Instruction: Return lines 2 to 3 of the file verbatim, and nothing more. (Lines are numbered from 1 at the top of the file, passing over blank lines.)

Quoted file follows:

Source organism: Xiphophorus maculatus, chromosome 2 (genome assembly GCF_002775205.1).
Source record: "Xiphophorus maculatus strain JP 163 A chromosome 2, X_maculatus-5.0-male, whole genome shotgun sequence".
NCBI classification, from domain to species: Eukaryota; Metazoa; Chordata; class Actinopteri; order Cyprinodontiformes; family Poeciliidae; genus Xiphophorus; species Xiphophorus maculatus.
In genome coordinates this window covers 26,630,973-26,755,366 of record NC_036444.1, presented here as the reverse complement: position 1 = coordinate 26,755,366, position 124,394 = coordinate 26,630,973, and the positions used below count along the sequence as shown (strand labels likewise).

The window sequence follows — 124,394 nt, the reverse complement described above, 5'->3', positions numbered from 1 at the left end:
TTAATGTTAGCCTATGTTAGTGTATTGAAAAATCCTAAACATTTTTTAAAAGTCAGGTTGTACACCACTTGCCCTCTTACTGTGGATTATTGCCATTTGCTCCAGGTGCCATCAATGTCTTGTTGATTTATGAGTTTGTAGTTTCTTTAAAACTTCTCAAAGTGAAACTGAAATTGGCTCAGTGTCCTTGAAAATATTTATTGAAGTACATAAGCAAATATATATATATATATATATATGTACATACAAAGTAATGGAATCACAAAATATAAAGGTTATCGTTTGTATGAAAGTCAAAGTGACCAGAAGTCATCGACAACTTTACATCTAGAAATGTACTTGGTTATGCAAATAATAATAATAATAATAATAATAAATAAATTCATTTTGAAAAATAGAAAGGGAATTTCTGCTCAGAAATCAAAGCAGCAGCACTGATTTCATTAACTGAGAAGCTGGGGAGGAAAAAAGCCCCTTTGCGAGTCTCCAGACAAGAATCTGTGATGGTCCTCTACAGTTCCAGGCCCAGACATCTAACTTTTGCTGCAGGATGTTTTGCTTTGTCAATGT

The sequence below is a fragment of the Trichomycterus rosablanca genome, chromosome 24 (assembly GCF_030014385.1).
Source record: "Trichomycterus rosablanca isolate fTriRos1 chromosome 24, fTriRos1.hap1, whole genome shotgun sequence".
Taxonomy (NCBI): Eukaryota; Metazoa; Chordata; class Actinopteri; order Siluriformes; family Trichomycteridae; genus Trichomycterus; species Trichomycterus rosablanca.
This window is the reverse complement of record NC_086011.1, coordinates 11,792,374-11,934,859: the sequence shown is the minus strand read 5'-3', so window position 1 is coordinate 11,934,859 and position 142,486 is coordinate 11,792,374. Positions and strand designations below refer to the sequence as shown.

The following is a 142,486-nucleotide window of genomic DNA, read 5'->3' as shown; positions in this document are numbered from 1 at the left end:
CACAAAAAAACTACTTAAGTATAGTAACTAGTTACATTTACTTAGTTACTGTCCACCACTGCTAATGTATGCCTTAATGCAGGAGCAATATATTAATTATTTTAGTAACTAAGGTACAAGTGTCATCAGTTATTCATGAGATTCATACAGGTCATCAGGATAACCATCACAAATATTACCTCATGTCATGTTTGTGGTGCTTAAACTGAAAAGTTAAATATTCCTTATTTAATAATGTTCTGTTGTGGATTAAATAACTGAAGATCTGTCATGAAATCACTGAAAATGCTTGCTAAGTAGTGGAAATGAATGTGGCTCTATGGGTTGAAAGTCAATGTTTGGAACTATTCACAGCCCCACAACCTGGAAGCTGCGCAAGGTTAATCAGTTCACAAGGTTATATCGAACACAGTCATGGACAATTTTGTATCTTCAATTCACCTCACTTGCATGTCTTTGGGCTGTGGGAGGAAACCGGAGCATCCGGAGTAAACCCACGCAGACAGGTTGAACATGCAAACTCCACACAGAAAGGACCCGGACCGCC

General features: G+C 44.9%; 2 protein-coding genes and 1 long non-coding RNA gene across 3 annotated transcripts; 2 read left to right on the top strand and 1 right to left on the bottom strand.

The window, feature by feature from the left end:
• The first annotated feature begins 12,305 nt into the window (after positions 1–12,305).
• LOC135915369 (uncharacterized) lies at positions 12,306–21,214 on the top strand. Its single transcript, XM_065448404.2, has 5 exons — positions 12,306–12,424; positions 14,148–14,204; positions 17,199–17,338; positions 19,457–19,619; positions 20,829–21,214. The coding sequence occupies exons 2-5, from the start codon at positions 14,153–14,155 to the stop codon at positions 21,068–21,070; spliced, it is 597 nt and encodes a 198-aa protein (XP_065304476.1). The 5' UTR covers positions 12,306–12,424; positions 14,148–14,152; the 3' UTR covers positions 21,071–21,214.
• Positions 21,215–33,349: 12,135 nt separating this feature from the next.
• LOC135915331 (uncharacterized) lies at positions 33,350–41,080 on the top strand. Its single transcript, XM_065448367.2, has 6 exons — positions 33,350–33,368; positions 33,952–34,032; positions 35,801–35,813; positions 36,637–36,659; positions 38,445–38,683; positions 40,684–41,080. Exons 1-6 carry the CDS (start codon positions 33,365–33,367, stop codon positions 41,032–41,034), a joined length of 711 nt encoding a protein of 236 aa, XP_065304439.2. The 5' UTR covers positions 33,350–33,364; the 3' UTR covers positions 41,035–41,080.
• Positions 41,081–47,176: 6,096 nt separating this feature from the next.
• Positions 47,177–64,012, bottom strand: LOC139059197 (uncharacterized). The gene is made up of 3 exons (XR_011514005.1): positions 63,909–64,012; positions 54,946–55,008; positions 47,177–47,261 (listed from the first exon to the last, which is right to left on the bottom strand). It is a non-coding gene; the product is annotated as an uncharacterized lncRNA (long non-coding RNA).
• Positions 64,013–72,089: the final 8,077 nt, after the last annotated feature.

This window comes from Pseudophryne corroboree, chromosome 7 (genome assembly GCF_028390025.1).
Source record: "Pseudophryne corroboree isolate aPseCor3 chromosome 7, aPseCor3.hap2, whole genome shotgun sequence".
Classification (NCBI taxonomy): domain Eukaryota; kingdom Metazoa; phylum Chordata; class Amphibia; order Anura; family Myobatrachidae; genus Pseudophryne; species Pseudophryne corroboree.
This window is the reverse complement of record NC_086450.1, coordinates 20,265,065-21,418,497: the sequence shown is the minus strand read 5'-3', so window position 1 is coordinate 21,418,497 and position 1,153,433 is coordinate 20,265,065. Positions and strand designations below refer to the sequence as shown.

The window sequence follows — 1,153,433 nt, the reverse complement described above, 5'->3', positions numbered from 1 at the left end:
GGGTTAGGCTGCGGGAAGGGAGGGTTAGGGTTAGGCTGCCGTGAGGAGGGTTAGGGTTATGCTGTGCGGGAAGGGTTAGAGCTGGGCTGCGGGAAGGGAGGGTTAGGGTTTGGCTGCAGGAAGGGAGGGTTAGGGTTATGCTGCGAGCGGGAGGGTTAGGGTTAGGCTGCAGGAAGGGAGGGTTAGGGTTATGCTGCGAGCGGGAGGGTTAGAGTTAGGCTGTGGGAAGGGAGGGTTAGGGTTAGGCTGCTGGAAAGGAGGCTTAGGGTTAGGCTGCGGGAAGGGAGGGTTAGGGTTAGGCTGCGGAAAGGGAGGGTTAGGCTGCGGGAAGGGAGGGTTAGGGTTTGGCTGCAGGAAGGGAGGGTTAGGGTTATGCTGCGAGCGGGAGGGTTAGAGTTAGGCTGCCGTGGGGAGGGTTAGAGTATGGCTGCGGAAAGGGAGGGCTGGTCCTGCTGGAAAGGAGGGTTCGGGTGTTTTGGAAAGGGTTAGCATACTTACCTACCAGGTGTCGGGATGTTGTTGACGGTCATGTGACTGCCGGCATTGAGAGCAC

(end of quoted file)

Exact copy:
Source record: "Xiphophorus maculatus strain JP 163 A chromosome 2, X_maculatus-5.0-male, whole genome shotgun sequence".
NCBI classification, from domain to species: Eukaryota; Metazoa; Chordata; class Actinopteri; order Cyprinodontiformes; family Poeciliidae; genus Xiphophorus; species Xiphophorus maculatus.